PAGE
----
U.S. Personal Income Rose Faster Than Expected in January
Fears rattle markets.

Personal income rose in January more than expected, adding to signs that inflation is climbing and to speculation that the Federal Reserve will raise benchmark rates at a meeting later this month.

The measure climbed 0.4% in January from the prior month, the U.S. Commerce Department's Bureau of Economic Analysis said Thursday, exceeding economists' expectations of a 0.3% increase.

Personal consumption expenditures rose 0.2% from the prior month, in line with economists' expectations.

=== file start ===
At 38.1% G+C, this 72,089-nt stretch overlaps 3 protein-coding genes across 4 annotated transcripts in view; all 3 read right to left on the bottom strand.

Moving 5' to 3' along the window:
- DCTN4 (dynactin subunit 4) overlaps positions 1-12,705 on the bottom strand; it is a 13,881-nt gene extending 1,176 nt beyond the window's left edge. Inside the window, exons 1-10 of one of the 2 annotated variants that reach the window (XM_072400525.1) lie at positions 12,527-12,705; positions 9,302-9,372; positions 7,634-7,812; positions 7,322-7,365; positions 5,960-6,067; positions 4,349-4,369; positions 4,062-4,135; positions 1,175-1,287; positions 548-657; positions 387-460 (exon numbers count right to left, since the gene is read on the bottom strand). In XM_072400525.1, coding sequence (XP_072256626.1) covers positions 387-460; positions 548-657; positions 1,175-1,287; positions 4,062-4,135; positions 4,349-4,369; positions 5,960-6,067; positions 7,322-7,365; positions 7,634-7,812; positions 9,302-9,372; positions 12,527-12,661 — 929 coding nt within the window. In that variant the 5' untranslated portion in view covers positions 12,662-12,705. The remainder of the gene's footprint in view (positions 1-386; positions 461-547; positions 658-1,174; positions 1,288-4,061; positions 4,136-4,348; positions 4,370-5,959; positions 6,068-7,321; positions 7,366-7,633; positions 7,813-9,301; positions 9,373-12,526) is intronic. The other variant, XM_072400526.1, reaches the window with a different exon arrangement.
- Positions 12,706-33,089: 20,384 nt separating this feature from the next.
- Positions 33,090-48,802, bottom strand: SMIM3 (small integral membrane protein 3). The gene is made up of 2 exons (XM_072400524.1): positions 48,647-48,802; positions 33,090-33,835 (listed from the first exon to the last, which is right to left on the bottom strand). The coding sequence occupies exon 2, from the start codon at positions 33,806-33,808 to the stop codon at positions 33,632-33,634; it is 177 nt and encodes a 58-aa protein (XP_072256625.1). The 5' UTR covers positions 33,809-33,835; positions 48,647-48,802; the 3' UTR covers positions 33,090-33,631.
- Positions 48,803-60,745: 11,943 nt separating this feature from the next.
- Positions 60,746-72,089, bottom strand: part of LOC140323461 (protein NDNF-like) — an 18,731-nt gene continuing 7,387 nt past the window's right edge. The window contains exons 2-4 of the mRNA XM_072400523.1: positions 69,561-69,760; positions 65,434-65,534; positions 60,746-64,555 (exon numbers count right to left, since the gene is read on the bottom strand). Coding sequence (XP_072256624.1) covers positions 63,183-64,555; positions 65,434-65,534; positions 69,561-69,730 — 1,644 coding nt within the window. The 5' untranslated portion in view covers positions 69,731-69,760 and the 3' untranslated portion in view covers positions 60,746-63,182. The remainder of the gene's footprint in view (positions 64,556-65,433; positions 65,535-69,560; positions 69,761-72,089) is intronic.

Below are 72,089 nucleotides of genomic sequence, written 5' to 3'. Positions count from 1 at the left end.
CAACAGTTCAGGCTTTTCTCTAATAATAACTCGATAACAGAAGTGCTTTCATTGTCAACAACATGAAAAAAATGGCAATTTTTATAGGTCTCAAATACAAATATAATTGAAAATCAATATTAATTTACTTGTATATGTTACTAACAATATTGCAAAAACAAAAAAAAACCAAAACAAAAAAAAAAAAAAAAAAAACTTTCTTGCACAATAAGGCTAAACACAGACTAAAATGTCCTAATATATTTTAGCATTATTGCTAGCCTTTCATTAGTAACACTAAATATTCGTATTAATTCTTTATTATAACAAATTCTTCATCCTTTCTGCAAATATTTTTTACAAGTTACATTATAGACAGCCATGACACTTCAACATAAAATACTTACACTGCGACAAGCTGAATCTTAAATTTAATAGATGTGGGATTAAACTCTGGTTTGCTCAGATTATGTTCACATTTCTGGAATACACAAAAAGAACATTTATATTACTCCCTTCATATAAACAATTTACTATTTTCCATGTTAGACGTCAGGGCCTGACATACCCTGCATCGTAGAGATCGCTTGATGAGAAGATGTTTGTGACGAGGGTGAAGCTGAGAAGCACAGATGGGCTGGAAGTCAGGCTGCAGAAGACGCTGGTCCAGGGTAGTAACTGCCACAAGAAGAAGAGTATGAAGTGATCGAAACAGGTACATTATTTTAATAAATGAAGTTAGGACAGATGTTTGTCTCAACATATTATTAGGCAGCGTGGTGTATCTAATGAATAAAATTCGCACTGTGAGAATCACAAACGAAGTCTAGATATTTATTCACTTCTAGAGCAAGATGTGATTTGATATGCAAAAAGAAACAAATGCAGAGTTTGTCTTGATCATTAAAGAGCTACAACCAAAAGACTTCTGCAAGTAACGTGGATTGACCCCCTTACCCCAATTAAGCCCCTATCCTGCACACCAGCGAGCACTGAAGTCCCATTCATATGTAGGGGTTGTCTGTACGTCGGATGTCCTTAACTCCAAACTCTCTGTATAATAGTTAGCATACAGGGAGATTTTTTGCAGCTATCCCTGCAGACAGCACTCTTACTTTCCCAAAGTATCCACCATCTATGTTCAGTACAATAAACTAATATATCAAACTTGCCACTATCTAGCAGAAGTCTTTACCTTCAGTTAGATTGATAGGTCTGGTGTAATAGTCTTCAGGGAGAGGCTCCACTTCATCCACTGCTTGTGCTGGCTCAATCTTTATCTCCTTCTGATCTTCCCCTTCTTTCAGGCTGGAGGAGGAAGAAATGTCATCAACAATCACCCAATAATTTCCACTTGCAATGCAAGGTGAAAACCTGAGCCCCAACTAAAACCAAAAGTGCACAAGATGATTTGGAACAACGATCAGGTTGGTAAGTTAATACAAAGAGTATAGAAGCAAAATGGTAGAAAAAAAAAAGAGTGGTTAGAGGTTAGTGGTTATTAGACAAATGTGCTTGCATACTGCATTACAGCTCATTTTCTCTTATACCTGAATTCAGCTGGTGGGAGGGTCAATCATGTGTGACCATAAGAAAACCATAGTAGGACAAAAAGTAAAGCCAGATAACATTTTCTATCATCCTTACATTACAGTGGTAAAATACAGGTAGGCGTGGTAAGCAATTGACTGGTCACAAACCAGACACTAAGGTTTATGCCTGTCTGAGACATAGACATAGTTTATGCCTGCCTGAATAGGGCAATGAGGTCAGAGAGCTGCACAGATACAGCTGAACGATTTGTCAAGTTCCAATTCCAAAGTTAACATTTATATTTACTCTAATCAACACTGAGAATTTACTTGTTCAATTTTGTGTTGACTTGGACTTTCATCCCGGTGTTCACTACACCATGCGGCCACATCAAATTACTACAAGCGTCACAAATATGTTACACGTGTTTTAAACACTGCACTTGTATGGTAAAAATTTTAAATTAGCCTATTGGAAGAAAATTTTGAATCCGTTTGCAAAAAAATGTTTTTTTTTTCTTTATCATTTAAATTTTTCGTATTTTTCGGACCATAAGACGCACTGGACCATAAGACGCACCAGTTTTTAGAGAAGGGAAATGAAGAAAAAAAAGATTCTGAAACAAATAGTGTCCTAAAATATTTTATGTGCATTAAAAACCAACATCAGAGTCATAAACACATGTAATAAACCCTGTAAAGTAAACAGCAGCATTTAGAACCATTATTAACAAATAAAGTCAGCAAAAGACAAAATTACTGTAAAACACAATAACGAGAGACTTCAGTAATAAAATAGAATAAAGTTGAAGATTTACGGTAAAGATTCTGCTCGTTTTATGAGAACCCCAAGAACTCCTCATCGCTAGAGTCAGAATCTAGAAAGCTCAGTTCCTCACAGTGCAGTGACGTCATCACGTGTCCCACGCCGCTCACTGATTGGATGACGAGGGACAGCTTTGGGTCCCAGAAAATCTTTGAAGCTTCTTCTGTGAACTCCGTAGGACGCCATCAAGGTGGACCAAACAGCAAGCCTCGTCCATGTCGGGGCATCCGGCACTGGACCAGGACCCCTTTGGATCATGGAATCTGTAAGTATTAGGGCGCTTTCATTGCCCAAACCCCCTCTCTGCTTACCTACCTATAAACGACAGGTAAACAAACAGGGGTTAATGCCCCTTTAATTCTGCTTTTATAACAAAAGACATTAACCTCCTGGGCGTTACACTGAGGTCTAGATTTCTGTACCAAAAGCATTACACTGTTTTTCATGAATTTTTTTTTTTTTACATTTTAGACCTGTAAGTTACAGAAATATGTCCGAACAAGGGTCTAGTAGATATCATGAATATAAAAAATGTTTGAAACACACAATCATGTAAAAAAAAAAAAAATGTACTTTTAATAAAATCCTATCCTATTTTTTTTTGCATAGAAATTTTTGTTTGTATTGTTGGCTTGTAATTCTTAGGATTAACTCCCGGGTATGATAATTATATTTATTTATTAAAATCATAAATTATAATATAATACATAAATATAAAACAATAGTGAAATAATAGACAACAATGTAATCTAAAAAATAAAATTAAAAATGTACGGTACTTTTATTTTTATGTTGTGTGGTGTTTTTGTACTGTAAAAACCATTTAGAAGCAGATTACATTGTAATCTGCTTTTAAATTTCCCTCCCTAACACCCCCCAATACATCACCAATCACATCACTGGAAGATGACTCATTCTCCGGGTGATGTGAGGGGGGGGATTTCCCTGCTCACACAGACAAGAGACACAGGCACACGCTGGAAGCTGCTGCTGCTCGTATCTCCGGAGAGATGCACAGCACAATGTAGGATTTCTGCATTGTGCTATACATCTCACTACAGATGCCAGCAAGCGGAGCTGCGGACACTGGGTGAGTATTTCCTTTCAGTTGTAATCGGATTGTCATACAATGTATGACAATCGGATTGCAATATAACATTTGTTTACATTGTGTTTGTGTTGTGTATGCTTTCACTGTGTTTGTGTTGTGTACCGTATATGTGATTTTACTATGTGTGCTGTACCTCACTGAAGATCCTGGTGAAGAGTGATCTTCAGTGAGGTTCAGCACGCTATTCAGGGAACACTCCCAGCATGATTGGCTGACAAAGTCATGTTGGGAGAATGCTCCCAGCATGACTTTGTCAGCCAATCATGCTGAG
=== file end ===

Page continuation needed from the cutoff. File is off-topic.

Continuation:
Recent reports showing an acceleration in wage growth have sparked concerns over surging inflation, triggering volatility in stock and bond markets.

The Fed raised rates three times in 2017, bringing the target to a range of 1.25% to 1.5%, from near zero before the central bank starting the current hiking cycle in late 2015.

At a meeting in January, Federal Reserve officials kept interest rates steady at their first meeting of the year, saying that labor markets continue to strengthen amid "solid" economic activity.

Most traders view a rate increase later this month as a near certainty. 

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